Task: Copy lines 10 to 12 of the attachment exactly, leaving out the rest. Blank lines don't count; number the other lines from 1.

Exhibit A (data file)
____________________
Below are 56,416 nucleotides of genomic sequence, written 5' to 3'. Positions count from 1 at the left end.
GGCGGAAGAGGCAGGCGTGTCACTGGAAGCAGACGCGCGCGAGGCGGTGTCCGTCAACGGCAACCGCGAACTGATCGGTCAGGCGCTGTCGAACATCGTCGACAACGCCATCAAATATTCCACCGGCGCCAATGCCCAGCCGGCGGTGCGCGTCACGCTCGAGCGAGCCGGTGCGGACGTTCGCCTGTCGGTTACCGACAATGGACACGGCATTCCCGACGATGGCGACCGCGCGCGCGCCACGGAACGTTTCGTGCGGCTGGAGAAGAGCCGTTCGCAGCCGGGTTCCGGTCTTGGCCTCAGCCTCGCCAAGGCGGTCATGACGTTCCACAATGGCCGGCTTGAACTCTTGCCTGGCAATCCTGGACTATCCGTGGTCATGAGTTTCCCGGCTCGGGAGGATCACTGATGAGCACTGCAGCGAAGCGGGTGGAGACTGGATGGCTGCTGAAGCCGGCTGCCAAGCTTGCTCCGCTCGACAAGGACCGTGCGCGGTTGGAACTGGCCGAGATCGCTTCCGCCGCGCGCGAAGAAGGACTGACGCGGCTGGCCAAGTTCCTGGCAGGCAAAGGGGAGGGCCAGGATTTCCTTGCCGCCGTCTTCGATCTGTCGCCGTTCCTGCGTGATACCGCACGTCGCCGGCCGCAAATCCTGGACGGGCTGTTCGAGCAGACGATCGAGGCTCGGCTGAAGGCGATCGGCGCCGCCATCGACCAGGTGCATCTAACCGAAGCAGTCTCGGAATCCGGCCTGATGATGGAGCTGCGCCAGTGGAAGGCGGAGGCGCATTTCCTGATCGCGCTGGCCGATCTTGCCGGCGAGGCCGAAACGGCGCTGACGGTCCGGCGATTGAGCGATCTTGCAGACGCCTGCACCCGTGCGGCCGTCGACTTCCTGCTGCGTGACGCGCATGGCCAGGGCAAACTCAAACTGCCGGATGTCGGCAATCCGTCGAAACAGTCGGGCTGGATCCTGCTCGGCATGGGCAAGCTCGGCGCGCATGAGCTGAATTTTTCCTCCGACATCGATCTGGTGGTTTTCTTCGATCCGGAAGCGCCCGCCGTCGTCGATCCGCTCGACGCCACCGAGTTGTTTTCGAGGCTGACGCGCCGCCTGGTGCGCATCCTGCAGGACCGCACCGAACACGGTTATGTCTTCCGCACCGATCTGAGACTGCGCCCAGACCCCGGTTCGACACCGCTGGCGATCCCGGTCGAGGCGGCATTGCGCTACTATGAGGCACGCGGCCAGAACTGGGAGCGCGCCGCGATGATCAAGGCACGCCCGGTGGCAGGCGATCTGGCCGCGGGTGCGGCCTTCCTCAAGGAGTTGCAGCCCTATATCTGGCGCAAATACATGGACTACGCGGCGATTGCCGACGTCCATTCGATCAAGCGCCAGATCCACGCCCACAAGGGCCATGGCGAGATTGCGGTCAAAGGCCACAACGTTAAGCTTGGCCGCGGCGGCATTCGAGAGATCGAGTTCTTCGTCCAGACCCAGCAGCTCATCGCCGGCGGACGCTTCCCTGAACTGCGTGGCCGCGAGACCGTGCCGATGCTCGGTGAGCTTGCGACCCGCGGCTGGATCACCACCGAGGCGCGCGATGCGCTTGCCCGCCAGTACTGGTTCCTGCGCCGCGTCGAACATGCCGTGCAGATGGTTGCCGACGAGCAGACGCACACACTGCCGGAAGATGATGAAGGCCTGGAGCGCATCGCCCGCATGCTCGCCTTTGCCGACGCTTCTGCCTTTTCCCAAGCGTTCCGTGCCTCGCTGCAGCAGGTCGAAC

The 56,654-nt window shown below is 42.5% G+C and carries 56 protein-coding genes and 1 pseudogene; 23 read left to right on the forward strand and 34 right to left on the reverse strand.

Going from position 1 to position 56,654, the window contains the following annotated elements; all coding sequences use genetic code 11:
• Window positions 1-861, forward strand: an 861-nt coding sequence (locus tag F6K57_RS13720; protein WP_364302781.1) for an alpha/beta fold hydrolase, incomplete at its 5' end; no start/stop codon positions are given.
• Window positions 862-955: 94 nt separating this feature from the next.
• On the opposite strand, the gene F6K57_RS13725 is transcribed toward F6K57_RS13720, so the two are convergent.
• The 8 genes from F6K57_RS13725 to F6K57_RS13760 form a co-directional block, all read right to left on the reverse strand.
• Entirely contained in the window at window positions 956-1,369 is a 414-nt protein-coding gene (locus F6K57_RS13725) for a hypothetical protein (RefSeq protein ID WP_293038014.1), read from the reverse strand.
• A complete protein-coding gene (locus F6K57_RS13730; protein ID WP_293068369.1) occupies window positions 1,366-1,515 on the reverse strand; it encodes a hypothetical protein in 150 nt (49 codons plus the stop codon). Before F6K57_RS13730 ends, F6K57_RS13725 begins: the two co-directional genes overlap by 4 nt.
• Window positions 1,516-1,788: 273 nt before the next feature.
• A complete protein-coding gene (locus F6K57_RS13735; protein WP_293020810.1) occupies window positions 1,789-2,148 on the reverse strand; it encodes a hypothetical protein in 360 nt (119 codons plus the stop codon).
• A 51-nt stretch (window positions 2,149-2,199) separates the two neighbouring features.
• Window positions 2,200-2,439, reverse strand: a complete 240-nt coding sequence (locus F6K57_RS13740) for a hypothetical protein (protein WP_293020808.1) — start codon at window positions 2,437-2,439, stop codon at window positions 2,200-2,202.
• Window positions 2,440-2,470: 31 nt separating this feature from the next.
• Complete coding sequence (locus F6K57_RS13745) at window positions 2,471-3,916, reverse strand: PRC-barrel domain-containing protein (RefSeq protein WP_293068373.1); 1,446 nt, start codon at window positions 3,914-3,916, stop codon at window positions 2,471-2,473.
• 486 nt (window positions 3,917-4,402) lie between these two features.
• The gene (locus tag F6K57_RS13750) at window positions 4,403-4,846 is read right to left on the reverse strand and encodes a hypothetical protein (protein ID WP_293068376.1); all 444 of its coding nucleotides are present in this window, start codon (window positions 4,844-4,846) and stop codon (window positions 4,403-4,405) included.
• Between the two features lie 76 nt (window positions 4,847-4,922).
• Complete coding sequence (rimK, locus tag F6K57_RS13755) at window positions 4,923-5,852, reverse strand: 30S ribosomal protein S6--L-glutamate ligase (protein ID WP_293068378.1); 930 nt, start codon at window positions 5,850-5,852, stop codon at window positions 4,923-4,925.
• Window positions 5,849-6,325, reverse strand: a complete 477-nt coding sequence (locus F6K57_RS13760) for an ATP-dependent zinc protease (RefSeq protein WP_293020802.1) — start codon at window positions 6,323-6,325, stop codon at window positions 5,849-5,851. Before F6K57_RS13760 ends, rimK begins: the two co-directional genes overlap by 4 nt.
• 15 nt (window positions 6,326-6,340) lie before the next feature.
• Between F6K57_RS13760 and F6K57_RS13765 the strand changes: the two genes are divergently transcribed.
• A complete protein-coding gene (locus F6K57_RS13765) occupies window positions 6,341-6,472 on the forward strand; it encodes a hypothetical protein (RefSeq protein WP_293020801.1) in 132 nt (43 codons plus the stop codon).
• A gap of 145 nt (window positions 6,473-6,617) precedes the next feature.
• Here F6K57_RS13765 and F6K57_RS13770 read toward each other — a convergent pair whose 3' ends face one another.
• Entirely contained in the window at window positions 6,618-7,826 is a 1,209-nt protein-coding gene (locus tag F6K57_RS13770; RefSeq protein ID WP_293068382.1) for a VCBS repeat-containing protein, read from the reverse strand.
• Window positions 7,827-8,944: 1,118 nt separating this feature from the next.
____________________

• A complete protein-coding gene (locus F6K57_RS13730; protein ID WP_293068369.1) occupies window positions 1,366-1,515 on the reverse strand; it encodes a hypothetical protein in 150 nt (49 codons plus the stop codon). Before F6K57_RS13730 ends, F6K57_RS13725 begins: the two co-directional genes overlap by 4 nt.
• Window positions 1,516-1,788: 273 nt before the next feature.
• A complete protein-coding gene (locus F6K57_RS13735; protein WP_293020810.1) occupies window positions 1,789-2,148 on the reverse strand; it encodes a hypothetical protein in 360 nt (119 codons plus the stop codon).